Setting: New Hampshire, early 1960's, on a river.The narrator absolutely adores a girl named Sheila Mant. After he finally works up the courage to ask her out on date to watch a band, she says yes. He decides to take her there on a boat, and brings a fishing pole to fish on the ride there.
Sheila tells the narrator she thinks fishing is stupid. The narrator forgot about the fishing pole he put on the boat. A fish bites the bait and the narrator tries to hide it from Sheila so she doesn't think he is stupid. But, it is the biggest fish he has ever caught, so he has mixed emotions about reeling it in or letting it go.
As the narrator deals with internal conflict between letting it go or keeping it, tensions rise. The fish starts swimming and it is so big, it pulls the boat. Sheila is starting to get suspicious.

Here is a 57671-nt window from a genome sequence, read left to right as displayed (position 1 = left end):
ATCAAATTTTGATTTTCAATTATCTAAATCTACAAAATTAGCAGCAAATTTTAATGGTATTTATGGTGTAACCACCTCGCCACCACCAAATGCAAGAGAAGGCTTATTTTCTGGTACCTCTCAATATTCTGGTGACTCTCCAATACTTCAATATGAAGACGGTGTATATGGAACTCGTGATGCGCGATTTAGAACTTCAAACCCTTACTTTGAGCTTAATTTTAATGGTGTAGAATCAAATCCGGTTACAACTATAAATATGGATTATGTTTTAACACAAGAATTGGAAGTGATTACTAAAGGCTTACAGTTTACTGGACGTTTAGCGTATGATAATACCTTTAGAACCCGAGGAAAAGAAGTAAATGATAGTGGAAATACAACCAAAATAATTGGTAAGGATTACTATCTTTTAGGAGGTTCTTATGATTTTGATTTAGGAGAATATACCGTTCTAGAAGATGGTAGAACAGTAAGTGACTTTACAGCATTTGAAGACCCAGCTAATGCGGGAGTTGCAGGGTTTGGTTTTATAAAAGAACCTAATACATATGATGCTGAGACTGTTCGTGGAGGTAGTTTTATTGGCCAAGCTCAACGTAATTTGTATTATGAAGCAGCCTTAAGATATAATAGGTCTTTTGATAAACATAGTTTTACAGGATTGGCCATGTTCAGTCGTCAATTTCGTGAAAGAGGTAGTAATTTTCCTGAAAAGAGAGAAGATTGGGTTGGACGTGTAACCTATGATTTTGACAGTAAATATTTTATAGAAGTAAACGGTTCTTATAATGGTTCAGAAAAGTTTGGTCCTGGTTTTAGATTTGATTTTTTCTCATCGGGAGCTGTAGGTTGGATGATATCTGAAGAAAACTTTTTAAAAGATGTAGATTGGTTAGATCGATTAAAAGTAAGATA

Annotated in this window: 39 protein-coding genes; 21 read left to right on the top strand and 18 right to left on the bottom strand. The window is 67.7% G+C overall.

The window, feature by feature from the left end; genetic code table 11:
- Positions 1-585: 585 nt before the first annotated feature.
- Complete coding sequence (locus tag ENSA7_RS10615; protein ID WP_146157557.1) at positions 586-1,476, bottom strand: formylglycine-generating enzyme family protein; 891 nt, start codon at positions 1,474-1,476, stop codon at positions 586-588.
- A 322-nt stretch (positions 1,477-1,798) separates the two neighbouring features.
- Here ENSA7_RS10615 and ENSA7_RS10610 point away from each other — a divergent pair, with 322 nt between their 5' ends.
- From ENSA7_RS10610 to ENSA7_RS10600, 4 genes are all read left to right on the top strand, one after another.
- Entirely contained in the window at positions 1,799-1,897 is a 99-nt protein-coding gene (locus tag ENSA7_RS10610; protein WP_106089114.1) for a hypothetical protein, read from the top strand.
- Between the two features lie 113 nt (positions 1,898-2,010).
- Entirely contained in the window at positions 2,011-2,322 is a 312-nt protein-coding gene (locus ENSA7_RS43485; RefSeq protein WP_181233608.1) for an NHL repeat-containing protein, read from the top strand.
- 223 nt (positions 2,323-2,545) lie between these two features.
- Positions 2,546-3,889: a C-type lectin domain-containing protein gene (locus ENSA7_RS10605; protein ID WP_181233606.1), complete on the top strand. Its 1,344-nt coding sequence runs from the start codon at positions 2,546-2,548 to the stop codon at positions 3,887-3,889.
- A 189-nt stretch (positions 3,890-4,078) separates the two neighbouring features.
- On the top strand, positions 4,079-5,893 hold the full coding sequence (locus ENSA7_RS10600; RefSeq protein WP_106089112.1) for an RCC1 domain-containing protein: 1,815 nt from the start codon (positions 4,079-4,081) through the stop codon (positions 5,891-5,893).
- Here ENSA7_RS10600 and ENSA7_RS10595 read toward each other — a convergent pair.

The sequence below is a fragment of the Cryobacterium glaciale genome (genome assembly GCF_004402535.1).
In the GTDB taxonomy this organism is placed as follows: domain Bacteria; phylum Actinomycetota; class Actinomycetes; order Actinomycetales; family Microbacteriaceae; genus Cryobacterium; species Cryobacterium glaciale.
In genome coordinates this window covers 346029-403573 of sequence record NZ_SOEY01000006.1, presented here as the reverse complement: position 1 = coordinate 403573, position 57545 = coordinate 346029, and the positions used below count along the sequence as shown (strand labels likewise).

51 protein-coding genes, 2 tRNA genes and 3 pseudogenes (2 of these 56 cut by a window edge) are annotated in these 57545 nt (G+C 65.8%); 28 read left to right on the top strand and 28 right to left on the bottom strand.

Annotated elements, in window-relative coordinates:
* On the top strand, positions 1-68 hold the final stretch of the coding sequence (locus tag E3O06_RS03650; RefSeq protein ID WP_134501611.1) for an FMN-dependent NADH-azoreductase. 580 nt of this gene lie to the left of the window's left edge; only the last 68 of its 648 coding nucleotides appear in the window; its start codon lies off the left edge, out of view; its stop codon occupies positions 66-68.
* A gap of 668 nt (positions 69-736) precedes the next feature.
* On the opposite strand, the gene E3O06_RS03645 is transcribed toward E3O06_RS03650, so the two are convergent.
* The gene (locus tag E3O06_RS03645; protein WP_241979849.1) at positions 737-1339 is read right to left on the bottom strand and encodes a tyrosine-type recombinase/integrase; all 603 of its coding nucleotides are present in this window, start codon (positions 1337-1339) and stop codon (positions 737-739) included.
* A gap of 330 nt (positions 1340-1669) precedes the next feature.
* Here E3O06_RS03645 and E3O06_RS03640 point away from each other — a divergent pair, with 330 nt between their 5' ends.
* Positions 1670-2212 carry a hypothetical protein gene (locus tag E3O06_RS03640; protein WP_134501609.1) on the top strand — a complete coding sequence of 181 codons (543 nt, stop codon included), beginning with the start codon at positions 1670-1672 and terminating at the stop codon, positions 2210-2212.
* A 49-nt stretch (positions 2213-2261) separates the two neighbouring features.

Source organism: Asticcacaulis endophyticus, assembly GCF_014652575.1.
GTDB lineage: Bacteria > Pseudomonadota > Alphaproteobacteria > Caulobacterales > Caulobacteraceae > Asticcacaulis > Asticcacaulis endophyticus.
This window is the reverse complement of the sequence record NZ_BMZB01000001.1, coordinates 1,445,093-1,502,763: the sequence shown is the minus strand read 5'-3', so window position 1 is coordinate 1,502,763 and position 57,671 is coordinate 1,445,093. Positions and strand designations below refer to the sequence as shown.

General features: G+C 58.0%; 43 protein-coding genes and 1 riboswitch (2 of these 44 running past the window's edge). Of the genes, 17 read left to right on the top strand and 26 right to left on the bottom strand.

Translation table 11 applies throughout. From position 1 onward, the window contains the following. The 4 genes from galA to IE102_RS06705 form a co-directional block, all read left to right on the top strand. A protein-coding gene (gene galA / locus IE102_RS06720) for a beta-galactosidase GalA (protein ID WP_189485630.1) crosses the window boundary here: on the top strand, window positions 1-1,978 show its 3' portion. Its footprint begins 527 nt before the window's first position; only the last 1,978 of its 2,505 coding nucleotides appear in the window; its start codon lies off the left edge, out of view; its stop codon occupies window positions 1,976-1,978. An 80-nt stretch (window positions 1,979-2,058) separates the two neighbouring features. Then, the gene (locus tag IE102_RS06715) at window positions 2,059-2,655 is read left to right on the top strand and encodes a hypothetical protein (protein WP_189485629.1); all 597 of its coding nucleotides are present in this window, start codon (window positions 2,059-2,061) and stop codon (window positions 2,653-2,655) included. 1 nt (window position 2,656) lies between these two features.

When Sheila and the narrator reach their destination, the narrator decides to cut the line and let the fish go. He wants to impress Sheila so bad, so he gives up the biggest fish we would've ever caught.
When they arrive at the dance, Sheila ditches the narrator for another boy. The narrator gets very upset and decides to leave.
In the end, the narrator regrets his decision of cutting the line. He learns that you should not have to give up something that you love to impress anyone. There will be way more girls, but there won't be another bass that big.